Buxus sempervirens alternatives
Box balls can make a really stylish addition to a planting scheme adding evergreen structure and strong shapes against other flowers and foliage.
However, Buxus has been subject to a particular pest in the UK in recent years - the Box tree caterpillar, or Box tree moth which is a relative newcomer from Asia.
Since 2011 Box tree caterpillar has been decimating Box plants in the UK. With their clever camouflage they often are well concealed and can be difficult to spot until it's too late. I have seen them completely ruin large and well established box plants in a matter of weeks. Buxus is not a cheap plant to buy so these tiny caterpillars muching their way through your plant mean that they are also expensive to replace.
If you want to plant something in the style of box topiary but without the worry, maintenance and treatment that Box Moth can result in, here are a few suggestions of other plants that give the same effect without the pests.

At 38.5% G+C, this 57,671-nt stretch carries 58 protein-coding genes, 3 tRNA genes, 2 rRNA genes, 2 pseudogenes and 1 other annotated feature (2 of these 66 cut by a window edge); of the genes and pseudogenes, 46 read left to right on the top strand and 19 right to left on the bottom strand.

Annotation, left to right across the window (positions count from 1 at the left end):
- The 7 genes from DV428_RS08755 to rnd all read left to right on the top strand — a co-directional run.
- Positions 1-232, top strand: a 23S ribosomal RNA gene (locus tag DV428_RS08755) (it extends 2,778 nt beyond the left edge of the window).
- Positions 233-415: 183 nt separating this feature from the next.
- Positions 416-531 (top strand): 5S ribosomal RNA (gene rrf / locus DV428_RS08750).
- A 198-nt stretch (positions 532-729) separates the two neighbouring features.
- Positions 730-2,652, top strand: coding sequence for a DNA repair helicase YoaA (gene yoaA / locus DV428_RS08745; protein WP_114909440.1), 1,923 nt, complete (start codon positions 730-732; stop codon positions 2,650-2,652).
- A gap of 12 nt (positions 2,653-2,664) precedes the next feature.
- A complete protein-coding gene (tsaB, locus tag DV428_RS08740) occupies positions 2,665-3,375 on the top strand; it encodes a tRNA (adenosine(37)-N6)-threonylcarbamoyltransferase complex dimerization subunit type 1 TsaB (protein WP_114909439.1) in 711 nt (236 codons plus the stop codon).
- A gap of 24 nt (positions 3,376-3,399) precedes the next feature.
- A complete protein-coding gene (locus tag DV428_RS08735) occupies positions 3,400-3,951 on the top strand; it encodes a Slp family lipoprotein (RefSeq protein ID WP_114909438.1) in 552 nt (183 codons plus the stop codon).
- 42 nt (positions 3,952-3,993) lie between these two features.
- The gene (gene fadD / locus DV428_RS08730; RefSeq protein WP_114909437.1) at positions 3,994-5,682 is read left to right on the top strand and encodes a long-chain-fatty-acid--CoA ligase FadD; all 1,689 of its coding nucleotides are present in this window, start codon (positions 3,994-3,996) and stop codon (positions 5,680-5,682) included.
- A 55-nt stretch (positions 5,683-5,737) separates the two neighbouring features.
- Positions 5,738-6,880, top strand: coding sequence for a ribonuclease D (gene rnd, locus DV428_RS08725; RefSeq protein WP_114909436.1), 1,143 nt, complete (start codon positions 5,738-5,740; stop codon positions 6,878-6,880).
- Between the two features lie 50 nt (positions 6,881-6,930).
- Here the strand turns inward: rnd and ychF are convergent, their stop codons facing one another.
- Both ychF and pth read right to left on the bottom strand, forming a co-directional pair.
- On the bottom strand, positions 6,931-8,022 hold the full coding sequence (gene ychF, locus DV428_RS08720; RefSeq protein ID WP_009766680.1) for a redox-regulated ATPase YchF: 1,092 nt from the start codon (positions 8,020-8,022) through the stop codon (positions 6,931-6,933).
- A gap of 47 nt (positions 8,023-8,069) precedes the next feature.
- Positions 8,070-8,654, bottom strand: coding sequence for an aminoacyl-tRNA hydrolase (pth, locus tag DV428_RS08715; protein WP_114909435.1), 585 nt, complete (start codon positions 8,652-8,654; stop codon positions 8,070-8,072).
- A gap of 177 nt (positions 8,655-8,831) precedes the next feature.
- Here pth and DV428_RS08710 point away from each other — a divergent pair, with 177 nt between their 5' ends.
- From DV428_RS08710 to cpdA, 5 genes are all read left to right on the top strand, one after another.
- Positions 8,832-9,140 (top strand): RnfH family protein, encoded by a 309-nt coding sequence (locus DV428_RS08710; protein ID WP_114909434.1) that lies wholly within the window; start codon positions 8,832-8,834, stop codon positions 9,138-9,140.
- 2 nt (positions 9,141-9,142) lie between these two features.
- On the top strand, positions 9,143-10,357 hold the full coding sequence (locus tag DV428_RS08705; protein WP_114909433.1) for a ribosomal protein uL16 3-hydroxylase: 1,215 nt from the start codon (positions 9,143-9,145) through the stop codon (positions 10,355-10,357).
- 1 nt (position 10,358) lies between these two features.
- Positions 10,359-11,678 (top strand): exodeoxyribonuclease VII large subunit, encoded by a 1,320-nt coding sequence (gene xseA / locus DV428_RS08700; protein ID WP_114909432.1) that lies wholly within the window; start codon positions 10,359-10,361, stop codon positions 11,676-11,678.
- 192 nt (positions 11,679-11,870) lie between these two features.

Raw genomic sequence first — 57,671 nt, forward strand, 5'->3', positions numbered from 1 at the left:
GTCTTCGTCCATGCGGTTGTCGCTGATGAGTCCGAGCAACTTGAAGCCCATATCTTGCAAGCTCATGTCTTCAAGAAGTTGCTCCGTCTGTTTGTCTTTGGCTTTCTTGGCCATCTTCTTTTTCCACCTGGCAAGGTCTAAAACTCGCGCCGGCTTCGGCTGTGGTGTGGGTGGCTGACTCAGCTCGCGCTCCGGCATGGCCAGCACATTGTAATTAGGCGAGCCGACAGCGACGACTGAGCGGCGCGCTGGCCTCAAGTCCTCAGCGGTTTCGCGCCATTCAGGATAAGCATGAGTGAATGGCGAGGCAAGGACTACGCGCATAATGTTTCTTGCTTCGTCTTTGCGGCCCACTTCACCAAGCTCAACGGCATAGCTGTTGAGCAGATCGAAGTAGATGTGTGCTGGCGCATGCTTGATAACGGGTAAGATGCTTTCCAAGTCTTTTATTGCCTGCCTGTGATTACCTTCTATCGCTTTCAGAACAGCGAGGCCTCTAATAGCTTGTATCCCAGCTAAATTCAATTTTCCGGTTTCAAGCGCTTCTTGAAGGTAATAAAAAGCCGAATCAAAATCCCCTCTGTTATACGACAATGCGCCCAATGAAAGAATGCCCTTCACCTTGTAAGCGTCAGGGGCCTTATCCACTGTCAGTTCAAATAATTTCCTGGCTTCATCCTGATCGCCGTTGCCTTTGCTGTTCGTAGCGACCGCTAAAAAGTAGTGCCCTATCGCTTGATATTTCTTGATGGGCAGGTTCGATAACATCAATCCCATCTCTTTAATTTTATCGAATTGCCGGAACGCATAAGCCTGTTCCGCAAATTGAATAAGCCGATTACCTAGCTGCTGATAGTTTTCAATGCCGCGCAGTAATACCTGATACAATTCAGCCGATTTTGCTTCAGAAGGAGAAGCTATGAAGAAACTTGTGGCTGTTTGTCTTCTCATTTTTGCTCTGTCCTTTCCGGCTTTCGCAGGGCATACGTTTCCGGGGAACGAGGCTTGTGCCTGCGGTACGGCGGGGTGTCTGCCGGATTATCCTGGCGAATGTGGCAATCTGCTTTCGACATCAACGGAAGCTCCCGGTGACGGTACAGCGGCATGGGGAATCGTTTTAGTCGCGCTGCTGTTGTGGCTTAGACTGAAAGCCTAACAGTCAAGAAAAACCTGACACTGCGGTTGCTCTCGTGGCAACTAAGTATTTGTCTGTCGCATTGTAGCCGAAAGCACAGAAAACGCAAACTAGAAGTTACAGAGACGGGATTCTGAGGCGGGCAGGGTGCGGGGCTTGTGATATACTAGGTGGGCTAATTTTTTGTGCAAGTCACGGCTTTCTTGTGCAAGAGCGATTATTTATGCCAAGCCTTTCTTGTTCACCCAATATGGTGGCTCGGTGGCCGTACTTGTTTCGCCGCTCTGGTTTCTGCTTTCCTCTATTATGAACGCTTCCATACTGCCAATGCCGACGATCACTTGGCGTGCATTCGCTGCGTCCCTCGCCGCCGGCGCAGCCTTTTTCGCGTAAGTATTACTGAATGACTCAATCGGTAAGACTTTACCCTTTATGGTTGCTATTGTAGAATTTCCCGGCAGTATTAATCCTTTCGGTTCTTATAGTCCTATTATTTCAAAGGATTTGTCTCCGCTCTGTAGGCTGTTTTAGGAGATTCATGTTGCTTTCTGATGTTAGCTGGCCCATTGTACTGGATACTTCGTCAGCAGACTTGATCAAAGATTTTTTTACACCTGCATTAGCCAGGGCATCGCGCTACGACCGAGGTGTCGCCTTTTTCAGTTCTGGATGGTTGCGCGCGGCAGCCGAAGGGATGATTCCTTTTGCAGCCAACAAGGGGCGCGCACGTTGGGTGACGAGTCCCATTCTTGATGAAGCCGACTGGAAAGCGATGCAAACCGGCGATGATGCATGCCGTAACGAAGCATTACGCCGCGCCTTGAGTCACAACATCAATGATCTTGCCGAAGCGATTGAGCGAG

Some Euonymus varieties work well if they're trained and pruned into rounded shapes. The variegated foliage on this one makes it lighter and adds an element of interest.
Hebe toparia ball
This small evergreen hebe has a dense habit and small green leaves, sometimes slightly grey. This has a mound-forming habit and can be lightly pruned to maintain this shape.
Also has white flowers in summer.
Ilex crenata ball - Japanese Holly
Ilex crenata have a very similar look to Buxus due to their small glossy green leaves and their dense habit.
Pittosporum tenuifolium 'Golf ball'
Pittosporum come in a number of different shapes and sizes - some will grow very large, and the leaf size and shape vary across the genus.
This variety has a compact habit and small leaves making it a good cadidate for replacing box topiary.
This small leaved evergreen shrub can also grow into a large tree - common in English churchyards.
However because it is relatively slow growing and because of it's small leaf size it also makes great topiary.
You might also be interested in this article from Gardens Illustrated discussing the merits of an alpine plant called Podocarpus, being used at RHS Garden Wisley as a Box topiary alternative.